Wounded Knee Massacre 1890


During the 19th century, many wars were fought between the U.S. Army and the Native American tribes. Most of these wars were fought simply over possession of the land. The Native American tribes wanted to retain their ancestral lands.

On the other hand, more and more white settlers arrived on these lands so the government ultimately had to intervene. The government usually asked the Native American tribes to leave their lands and move to a reservation site. Some tribes willingly did so while others fought and were forced to relocate after being defeated by the U.S. army.

Before the Wounded Knee Massacre

By 1890, most of the native lands of the Indian tribes had been taken away by the U.S. government and nearly all major Indian leaders had given up warfare. By this time, the traditional lifestyle of the Native American tribes had come to an end. They no longer had landed, the bison herds on which they relied upon for food had almost gone extinct and most of their freedoms had ended.

At this time, a sort of religious movement took birth among the Native Americans. This was known as the Ghost Dance. Those who practiced Ghost Dance believed that if they danced in a specific way, the white settlers would leave their lands and the bison herds would return in plenty so that they would have their old lifestyle back again.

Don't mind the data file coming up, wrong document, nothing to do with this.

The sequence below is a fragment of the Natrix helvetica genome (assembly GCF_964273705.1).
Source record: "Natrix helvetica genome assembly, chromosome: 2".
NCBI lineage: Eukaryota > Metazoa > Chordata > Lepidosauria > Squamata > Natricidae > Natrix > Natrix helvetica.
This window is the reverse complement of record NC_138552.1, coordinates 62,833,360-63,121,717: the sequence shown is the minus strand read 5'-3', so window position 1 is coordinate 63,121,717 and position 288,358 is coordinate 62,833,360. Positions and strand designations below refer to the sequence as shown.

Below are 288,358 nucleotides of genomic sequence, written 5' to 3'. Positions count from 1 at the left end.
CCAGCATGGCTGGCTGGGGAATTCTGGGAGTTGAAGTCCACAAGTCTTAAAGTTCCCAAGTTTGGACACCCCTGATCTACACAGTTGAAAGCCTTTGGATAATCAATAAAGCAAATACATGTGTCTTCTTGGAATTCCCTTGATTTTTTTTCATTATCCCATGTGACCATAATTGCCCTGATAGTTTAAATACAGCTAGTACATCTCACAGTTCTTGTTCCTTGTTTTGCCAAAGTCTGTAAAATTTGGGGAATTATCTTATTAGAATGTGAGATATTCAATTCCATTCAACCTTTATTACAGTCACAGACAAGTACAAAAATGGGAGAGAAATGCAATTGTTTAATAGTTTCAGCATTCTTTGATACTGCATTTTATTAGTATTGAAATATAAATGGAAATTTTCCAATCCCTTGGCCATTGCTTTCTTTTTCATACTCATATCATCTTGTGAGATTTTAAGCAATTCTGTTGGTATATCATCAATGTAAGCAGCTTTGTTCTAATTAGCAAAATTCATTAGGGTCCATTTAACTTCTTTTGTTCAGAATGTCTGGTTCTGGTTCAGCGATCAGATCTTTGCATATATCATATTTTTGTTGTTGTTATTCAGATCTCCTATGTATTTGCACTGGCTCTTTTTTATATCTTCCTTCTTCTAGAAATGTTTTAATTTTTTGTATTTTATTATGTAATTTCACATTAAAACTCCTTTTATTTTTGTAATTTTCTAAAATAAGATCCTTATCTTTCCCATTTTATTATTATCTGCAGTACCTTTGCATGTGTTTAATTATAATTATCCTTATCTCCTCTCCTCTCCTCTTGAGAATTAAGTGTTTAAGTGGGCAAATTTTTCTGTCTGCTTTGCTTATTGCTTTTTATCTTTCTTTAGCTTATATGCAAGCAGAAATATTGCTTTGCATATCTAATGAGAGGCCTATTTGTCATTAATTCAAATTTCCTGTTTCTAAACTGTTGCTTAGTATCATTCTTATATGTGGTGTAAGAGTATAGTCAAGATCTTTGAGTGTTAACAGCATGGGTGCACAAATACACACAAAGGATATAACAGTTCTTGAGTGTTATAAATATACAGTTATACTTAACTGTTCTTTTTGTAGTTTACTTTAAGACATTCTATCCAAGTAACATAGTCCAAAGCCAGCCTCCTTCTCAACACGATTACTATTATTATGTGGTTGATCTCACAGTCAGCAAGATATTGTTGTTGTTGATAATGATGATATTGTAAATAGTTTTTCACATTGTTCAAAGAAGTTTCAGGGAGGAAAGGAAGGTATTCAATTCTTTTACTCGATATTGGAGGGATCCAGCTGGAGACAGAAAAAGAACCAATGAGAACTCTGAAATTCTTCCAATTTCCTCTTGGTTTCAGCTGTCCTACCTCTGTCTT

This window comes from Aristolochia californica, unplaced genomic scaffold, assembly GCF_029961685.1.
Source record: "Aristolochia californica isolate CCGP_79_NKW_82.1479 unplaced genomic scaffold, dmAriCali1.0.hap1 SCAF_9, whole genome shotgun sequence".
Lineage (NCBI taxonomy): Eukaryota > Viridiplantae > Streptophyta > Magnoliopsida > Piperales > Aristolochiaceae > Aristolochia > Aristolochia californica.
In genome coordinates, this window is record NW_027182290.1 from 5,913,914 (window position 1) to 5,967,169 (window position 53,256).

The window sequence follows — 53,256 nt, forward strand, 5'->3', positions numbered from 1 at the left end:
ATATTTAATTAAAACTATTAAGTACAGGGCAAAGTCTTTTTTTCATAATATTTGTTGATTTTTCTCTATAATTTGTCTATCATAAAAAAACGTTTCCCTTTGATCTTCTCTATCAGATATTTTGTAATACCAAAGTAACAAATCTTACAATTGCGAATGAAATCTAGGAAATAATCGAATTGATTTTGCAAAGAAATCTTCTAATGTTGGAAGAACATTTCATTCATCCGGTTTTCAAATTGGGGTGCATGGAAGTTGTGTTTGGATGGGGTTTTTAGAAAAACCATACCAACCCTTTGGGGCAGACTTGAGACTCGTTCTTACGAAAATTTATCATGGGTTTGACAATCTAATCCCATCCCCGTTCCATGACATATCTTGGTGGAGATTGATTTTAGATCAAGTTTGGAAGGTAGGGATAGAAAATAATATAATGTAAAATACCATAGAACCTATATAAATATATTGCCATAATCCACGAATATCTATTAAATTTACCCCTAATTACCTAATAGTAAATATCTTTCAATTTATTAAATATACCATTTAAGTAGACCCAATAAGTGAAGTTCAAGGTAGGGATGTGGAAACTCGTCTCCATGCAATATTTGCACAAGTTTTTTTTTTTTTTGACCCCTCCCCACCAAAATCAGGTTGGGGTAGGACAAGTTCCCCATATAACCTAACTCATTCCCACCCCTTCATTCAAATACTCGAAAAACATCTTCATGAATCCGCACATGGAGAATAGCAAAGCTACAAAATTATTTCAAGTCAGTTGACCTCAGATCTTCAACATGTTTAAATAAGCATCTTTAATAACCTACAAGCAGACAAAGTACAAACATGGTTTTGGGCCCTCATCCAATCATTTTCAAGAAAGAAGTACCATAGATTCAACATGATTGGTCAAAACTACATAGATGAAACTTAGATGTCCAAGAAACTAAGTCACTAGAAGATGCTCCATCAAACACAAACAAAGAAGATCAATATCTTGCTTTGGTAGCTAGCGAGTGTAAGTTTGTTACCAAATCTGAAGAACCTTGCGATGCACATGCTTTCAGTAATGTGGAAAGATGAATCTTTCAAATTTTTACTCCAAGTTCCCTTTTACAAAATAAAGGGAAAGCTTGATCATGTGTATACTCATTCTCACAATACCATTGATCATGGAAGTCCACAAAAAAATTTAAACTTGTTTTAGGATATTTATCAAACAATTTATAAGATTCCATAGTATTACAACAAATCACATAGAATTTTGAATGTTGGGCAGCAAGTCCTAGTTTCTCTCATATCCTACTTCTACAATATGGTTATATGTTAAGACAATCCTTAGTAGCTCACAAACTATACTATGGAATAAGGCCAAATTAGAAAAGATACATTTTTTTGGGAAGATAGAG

The Start of the Conflict

The Ghost Dance worried the white settlers in South Dakota. They thought that the Ghost Dance believers may use violence to evict the white settlers, although the Native Americans had no such plans. So American soldiers took action on their own and went to arrest the famous Native American leader, Sitting Bull.

The Indians resisted this and during the attempts to arrest him, Sitting Bull was killed. Other people of his tribe escaped and later joined the group led by Chief Spotted Elk. This group of Native Americans now decided to travel onward and meet the Indian leader, Chief Red Cloud. But before they could do so, a group of U.S. soldiers surrounded them and forced them to make camp near the Wounded Knee River.

When and where did the Wounded Knee Massacre take place?

The Wounded Knee Massacre took place at the Wounded Knee Creek in South Dakota. It took place on December 29, 1890.

The Massacre

The Native Americans at the Wounded Knee Camp numbered 350. The American army which surrounded them numbered 500 and was led by Colonel James Forsyth. Forsyth asked the Indians to give up all their weapons. The army later claimed that the Indians resisted and fired on them.

The Indians claimed that only one of the dead Indian warriors resisted. He didn’t want to give up his rifle and when the soldiers tried to take it from him by force, the rifle went on. The soldiers panicked and started firing on the Indians. As a result, around 150 to 300 Indians were killed which included more than 50 women and around 30 children. 25 American soldiers also died as a result of the firing incident.